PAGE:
No-Hitch Rehearsal Dinners
Your last supper as singles, how to make it great.
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While you may be focused on choosing the perfect wedding cake, selecting bridesmaids’ dresses, or whittling down the guest list for your big day, it’s important not to forget about planning the rehearsal dinner. Whether it’s a formal dinner or a casual barbeque, this event is the first time for many of your family members and close friends to meet before you take that walk down the aisle. Here's what you should know about planning a rehearsal dinner.
Who should you invite to the rehearsal dinner? “Invite all the participants in your ceremony, including the bridal party as well as their spouses and children," says Debra Thompson, of New Rochelle-based Weddings by Debra Thompson, LLC. "Immediate family members and their families should get an invitation too.Also, it’s always a nice gesture to invite the officiant, and, if you have a young ring bearer and flower girl, include their parents as well.” Thompson points out that many brides and grooms also invite out-of-towners.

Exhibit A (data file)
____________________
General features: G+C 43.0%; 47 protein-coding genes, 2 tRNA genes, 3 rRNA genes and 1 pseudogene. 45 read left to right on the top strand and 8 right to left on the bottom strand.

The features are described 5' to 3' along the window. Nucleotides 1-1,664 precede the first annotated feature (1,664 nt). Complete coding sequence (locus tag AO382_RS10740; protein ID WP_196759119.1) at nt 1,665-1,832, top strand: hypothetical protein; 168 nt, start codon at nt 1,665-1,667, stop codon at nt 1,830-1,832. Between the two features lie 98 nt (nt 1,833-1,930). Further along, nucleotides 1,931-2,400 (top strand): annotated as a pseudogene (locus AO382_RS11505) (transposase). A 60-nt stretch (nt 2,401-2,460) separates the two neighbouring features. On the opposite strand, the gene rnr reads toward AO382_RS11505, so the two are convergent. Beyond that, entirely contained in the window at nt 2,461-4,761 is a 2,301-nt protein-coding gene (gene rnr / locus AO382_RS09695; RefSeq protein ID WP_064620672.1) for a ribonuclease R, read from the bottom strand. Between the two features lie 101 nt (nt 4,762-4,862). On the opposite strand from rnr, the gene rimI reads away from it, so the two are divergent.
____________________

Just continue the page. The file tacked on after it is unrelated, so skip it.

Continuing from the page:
Who should pay for the rehearsal dinner? According to Melisa Imberman of The Event of a Lifetime in Millwood,“Traditionally the groom’s family hosts the rehearsal dinner and the bride’s family pays for the wedding. However, Imberman notes that many of today’s weddings are more collaborative. “Couples are getting married when they’re older and have more money, so sometimes the bride and groom decide to pay for the dinner.”